The name "Spha" was originally an acronym, derived from South Philadelphia Hebrew Association, and the team's players were primarily Jewish. Many pundits of the time tried to explain this on the basis of genetics, stating that Jews were naturally more dexterous, had better rhythm, and more intrinsic athletic ability, exactly the same sort of comments that would later be made about basketball with regard to African Americans in later years. At times writers used more specifically (and derogatory) Jewish stereotypes: Paul Gallico stated that they did well because "the game places a premium on an alert, scheming mind". The team was doomed once the National Basketball Association was formed and the owner of the Sphas got an NBA franchise (the Philadelphia Warriors) for the same arena. Essentially, the NBA destroyed the following of the entire league, which did not compete after 1953 although it did not formally cease to exist until 1955.
Refusing to keep his team idle, owner-coach Gottlieb, the consummate basketball entrepreneur, promoted a series of exhibition games against leading pro teams from New York's Metropolitan League and the new ABL, then in its first year of operation. When the Sphas won five of six games, losing only to the ABL's top team, the Cleveland Rosenblums, Gottlieb arranged for best-of-three series against both the Original Celtics and the New York Renaissance (an all-Black team). The Sphas defeated the fabled Celtics in three games, and the Rens twice by scores of 36–33 in overtime and 40–39. Within approximately six weeks, the minor league Sphas had won 9 of 11 matches against the most celebrated teams in professional basketball.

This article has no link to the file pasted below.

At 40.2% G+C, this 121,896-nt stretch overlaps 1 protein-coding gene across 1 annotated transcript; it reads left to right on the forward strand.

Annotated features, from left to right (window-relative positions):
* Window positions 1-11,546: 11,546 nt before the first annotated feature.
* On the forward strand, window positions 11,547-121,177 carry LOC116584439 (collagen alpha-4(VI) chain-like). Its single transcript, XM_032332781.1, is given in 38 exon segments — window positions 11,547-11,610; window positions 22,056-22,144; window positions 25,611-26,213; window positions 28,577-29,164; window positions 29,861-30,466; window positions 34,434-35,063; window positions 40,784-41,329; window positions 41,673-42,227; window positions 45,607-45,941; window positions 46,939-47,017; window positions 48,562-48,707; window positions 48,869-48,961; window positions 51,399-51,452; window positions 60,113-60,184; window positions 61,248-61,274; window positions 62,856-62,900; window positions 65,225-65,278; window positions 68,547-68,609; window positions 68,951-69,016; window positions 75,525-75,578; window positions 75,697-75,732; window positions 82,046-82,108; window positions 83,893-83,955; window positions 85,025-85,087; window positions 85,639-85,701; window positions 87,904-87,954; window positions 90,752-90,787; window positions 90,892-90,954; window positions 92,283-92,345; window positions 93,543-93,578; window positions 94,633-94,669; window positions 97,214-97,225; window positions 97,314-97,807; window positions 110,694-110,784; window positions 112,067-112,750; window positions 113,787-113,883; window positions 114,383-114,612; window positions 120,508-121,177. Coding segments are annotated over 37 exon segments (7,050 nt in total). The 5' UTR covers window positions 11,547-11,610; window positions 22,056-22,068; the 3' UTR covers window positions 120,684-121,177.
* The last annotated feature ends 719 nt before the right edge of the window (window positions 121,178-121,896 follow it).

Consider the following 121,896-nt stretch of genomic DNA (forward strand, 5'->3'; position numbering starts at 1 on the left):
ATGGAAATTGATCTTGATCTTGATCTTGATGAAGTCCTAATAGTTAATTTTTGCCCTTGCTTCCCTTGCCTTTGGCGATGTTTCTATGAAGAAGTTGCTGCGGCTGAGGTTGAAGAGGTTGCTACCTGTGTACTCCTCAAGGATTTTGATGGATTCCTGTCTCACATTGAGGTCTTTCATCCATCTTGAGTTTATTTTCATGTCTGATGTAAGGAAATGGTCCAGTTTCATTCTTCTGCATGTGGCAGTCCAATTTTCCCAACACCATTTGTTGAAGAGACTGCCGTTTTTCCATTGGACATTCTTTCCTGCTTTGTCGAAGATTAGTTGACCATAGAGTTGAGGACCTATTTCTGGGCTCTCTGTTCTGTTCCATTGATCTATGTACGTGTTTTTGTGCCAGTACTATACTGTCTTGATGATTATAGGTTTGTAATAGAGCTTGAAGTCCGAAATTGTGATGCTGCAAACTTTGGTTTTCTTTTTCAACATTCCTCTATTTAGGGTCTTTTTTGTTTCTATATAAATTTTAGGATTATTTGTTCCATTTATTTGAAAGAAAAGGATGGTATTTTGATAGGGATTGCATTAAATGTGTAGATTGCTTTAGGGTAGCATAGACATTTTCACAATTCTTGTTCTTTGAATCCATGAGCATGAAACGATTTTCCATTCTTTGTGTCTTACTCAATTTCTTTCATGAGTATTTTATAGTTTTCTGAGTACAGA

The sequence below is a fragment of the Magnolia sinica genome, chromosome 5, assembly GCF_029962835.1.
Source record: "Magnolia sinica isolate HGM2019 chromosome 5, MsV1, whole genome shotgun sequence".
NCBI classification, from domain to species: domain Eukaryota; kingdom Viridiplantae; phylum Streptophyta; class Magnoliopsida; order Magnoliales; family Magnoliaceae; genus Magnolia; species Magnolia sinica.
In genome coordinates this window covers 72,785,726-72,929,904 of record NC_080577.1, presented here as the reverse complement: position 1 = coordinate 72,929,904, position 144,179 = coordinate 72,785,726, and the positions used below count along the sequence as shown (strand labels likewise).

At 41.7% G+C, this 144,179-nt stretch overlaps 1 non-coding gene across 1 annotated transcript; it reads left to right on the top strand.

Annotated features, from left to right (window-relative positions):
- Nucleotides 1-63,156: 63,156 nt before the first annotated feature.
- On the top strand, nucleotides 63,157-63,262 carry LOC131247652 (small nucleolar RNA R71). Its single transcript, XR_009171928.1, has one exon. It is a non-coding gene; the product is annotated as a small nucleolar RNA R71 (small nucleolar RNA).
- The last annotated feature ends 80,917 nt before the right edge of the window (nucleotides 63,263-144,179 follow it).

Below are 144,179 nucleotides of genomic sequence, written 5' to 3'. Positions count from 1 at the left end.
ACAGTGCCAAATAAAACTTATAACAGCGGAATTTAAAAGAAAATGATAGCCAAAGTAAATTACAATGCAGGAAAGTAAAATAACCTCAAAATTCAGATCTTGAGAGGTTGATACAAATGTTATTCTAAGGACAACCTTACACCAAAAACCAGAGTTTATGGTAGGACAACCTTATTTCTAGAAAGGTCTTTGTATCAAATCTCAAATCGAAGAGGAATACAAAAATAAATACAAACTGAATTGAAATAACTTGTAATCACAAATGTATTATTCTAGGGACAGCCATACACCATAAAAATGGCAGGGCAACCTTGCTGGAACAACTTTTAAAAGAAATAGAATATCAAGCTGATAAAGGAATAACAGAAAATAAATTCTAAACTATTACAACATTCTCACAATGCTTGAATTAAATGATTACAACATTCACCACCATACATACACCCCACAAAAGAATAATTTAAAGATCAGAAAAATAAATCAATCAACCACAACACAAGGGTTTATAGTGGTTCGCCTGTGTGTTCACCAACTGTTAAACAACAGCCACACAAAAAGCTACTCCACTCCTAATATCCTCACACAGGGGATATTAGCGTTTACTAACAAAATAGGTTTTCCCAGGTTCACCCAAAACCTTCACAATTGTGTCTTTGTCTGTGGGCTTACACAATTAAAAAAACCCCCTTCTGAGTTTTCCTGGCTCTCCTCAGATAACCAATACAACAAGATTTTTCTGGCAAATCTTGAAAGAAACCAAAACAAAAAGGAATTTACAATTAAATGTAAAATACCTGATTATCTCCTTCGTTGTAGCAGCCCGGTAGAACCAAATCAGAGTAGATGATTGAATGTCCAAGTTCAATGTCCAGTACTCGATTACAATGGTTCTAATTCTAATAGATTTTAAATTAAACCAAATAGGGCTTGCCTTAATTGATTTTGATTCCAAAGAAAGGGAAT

When the Eastern League found new life in 1929, the Sphas once again joined its ranks, winning three championships in four seasons. This success led to an invitation from the newly reorganized ABL, which had been dormant for two Depression years.
In 1933, the Sphas were Eddie Gottlieb's ABL franchise entry. The team promptly captured three League championships in four years, eventually winning seven titles in 13 years (1933–34, 1935–36, 1936–37, 1939–40, 1940–41, 1942–43, 1944–45), and they were runners-up twice. The team's uniform tops featured samach, pey, hey, and aleph—Hebrew letters spelling Sphas—and a Jewish star. In case opponents or spectators did not understand, the back of the team's road uniforms said "Hebrews"!